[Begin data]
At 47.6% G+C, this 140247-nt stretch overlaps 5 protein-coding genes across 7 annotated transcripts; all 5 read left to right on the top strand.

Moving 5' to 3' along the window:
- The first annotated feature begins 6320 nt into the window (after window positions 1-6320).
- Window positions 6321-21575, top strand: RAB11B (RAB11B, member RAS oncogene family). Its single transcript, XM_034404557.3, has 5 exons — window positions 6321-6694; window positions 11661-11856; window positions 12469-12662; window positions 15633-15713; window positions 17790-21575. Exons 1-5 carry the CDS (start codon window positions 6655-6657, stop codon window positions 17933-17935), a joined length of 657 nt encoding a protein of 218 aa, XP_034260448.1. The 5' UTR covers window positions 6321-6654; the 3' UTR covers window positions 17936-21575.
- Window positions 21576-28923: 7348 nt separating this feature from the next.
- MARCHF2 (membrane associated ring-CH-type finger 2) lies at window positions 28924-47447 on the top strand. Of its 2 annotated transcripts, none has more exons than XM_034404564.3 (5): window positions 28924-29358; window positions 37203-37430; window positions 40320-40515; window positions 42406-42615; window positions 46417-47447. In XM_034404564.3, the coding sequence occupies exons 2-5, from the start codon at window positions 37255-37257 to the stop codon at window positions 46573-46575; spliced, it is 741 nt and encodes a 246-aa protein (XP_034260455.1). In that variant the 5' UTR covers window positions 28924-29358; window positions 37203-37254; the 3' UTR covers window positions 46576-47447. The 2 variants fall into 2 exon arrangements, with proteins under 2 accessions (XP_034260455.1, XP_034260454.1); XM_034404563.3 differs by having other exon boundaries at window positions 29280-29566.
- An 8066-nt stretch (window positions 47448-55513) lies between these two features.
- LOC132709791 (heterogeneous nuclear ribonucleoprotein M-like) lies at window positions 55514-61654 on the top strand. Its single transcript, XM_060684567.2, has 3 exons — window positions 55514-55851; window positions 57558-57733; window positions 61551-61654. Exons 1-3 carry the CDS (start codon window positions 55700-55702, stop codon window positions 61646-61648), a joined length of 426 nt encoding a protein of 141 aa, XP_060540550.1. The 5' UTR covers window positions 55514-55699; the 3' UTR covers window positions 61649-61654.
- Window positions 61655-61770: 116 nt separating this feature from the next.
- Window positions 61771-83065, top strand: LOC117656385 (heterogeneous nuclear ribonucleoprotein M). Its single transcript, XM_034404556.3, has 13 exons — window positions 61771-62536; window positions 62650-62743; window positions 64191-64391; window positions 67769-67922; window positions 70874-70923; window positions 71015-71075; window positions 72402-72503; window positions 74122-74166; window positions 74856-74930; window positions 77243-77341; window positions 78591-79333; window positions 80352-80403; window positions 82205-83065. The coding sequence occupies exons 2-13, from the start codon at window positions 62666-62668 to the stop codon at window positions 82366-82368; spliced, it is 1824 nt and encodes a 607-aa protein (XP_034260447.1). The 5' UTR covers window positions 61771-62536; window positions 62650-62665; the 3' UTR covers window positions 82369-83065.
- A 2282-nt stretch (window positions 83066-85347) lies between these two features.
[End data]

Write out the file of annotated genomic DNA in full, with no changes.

At 47.6% G+C, this 140247-nt stretch overlaps 5 protein-coding genes across 7 annotated transcripts; all 5 read left to right on the top strand.

Moving 5' to 3' along the window:
- The first annotated feature begins 6320 nt into the window (after window positions 1-6320).
- Window positions 6321-21575, top strand: RAB11B (RAB11B, member RAS oncogene family). Its single transcript, XM_034404557.3, has 5 exons — window positions 6321-6694; window positions 11661-11856; window positions 12469-12662; window positions 15633-15713; window positions 17790-21575. Exons 1-5 carry the CDS (start codon window positions 6655-6657, stop codon window positions 17933-17935), a joined length of 657 nt encoding a protein of 218 aa, XP_034260448.1. The 5' UTR covers window positions 6321-6654; the 3' UTR covers window positions 17936-21575.
- Window positions 21576-28923: 7348 nt separating this feature from the next.
- MARCHF2 (membrane associated ring-CH-type finger 2) lies at window positions 28924-47447 on the top strand. Of its 2 annotated transcripts, none has more exons than XM_034404564.3 (5): window positions 28924-29358; window positions 37203-37430; window positions 40320-40515; window positions 42406-42615; window positions 46417-47447. In XM_034404564.3, the coding sequence occupies exons 2-5, from the start codon at window positions 37255-37257 to the stop codon at window positions 46573-46575; spliced, it is 741 nt and encodes a 246-aa protein (XP_034260455.1). In that variant the 5' UTR covers window positions 28924-29358; window positions 37203-37254; the 3' UTR covers window positions 46576-47447. The 2 variants fall into 2 exon arrangements, with proteins under 2 accessions (XP_034260455.1, XP_034260454.1); XM_034404563.3 differs by having other exon boundaries at window positions 29280-29566.
- An 8066-nt stretch (window positions 47448-55513) lies between these two features.
- LOC132709791 (heterogeneous nuclear ribonucleoprotein M-like) lies at window positions 55514-61654 on the top strand. Its single transcript, XM_060684567.2, has 3 exons — window positions 55514-55851; window positions 57558-57733; window positions 61551-61654. Exons 1-3 carry the CDS (start codon window positions 55700-55702, stop codon window positions 61646-61648), a joined length of 426 nt encoding a protein of 141 aa, XP_060540550.1. The 5' UTR covers window positions 55514-55699; the 3' UTR covers window positions 61649-61654.
- Window positions 61655-61770: 116 nt separating this feature from the next.
- Window positions 61771-83065, top strand: LOC117656385 (heterogeneous nuclear ribonucleoprotein M). Its single transcript, XM_034404556.3, has 13 exons — window positions 61771-62536; window positions 62650-62743; window positions 64191-64391; window positions 67769-67922; window positions 70874-70923; window positions 71015-71075; window positions 72402-72503; window positions 74122-74166; window positions 74856-74930; window positions 77243-77341; window positions 78591-79333; window positions 80352-80403; window positions 82205-83065. The coding sequence occupies exons 2-13, from the start codon at window positions 62666-62668 to the stop codon at window positions 82366-82368; spliced, it is 1824 nt and encodes a 607-aa protein (XP_034260447.1). The 5' UTR covers window positions 61771-62536; window positions 62650-62665; the 3' UTR covers window positions 82369-83065.
- A 2282-nt stretch (window positions 83066-85347) lies between these two features.